“I am nothing.” There’s Modiano (Honeymoon, 2014, etc.), recipient of the 2014 Nobel Prize in literature, in a nutshell—making this 1978 novel a fine introduction to his work.
Originally published as Rue de Boutiques Obscures, or “street of dark shops,” with the sense of obscurity as in mystery behind the darkness, Modiano’s book works a fruitful premise: in the mid-1960s, a French detective sets out on a quest into his own past, which ends in the preceding decade. At some point before then, it seems, he’d suffered an accident that led to amnesia. Now, his boss has given him a clue of what lies behind the curtain of memory, but what, in those dusty file folders and envelopes and fading photographs, will the man now called Guy Roland find? Things get strange, and fast: he may have once been a Jew from Greece caught up in a bohemian set in the Paris of the Nazi Occupation; he mixed, it seems, with Hollywood actors and Russian émigrés. Or was he a diplomat for a South American nation, an international traveler named McEvoy? It’s enough to make a person’s head spin, but fortunately Roland has a few artifacts to go on, keepsakes and magazines and such, as well as a few tactile clues: “She was wearing some highly pungent perfume which reminded me of something. But what?” Modiano’s unaffected exposition opens onto murky depths; soon enough, as Roland begins sifting through the detritus of memory, we’re left to wonder whether he’s recounting authentic experiences or just groping in the dark. What’s clear is that Roland may have good reason indeed to want to forget, making him a perfect stand-in for all France during a time when the Occupation was something all too many people were desperate to forget—and for everyone else to forget as well.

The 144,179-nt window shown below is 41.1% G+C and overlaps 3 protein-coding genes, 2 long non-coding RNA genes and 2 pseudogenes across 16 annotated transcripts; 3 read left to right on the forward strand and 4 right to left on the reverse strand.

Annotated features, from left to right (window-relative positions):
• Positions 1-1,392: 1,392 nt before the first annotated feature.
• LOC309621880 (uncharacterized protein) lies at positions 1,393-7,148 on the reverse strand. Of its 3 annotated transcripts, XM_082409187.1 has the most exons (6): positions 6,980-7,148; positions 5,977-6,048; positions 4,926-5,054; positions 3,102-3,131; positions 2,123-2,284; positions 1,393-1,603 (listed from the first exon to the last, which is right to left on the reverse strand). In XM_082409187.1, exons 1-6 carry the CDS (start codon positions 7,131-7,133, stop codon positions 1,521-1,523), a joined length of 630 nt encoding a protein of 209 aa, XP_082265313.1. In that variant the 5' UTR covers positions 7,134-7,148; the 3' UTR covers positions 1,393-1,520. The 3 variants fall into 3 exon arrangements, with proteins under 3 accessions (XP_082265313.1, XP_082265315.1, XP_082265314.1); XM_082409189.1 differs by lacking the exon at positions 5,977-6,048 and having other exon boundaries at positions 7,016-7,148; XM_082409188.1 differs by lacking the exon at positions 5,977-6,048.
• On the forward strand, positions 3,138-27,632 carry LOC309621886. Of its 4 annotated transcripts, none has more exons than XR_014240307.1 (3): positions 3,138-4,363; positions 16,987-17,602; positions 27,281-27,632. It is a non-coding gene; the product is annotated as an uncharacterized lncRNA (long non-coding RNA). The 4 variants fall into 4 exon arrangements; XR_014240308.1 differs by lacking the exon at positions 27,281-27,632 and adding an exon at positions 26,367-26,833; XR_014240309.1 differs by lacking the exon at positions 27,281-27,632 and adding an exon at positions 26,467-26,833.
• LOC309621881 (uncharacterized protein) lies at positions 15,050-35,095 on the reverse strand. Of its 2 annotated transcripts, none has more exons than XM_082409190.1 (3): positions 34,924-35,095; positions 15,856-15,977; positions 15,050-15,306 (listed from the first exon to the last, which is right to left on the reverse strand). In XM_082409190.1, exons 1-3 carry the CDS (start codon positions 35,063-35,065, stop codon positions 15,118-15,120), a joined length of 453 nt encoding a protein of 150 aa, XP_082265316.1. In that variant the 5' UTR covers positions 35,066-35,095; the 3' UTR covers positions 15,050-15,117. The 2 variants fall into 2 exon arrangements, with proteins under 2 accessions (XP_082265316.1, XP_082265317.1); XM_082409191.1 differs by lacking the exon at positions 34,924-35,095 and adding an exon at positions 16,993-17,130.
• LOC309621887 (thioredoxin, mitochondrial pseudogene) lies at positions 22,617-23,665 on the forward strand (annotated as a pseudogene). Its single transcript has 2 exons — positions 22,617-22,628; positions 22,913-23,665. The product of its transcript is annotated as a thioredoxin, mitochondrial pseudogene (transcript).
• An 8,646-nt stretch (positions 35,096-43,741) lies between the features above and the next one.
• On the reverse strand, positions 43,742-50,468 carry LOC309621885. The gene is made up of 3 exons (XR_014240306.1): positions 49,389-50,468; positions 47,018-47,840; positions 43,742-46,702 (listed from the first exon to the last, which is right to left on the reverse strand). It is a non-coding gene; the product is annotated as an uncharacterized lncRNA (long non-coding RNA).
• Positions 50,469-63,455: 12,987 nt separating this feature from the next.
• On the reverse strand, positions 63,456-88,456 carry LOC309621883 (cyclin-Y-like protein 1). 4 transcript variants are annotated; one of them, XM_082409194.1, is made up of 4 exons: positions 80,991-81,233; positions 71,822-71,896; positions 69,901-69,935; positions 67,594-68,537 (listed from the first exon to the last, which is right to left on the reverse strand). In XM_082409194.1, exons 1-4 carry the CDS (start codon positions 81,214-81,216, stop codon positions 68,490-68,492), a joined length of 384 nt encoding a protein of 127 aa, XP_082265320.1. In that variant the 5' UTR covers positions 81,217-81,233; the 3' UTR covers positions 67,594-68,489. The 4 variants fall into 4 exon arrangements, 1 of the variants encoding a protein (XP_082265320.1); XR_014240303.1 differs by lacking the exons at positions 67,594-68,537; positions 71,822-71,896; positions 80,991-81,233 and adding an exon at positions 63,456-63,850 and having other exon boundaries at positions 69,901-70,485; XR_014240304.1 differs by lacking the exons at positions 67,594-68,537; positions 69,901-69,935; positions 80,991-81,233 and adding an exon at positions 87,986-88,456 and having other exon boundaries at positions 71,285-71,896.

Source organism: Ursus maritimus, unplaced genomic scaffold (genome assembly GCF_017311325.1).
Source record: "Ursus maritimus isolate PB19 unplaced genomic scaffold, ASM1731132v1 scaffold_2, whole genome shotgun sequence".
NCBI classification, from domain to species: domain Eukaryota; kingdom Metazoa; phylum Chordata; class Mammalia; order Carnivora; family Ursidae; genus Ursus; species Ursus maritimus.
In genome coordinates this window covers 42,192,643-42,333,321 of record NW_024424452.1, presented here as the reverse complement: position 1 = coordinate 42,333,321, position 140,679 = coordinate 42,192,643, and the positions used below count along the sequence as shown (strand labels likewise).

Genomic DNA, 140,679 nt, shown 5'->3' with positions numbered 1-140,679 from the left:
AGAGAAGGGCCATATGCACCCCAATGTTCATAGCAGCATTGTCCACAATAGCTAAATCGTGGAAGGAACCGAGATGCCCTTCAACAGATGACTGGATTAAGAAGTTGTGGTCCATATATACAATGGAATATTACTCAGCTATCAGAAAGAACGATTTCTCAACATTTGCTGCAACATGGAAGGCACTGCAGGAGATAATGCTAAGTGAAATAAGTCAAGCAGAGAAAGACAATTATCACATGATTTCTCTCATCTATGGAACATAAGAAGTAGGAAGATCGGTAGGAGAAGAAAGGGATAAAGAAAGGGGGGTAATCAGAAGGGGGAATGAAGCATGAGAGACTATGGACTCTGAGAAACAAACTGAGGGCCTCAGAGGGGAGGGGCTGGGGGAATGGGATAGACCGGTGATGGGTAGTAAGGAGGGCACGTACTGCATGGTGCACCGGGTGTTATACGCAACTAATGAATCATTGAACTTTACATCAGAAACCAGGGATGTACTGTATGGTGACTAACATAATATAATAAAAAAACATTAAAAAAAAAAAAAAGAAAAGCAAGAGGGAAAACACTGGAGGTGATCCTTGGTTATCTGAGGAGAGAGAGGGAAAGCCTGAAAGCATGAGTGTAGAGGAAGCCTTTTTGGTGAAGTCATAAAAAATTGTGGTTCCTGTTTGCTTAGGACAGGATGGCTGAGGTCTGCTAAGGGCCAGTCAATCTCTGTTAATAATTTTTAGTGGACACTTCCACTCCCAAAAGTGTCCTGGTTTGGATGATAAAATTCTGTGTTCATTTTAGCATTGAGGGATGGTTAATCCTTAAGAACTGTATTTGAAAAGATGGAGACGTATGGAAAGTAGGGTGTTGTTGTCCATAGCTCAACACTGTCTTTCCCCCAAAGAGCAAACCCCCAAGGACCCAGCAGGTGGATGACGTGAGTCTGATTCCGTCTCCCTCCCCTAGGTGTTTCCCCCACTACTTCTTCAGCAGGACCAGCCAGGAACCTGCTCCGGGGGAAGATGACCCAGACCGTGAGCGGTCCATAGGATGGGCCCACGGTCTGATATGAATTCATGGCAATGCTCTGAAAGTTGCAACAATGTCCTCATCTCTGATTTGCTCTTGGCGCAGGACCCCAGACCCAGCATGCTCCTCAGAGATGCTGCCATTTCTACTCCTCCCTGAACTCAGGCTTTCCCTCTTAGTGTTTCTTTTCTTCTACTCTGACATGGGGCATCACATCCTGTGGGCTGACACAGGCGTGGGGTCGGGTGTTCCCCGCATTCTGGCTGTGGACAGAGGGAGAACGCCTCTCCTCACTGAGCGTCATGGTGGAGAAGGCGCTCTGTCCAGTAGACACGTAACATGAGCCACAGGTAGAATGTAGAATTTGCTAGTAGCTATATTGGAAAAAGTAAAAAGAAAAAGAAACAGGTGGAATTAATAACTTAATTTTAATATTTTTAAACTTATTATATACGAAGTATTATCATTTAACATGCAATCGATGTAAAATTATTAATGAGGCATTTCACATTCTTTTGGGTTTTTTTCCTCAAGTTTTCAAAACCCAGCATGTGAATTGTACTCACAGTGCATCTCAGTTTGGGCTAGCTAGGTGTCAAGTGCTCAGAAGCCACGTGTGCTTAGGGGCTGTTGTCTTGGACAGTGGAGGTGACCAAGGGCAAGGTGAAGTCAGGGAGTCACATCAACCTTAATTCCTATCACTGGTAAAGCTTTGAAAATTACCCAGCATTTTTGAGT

Beautifully written and perfectly noirish, as though the world were being seen through a haze of Gauloise smoke. Be warned, though: after reading this, a sensitive soul may well seize up the next time a stranger waves.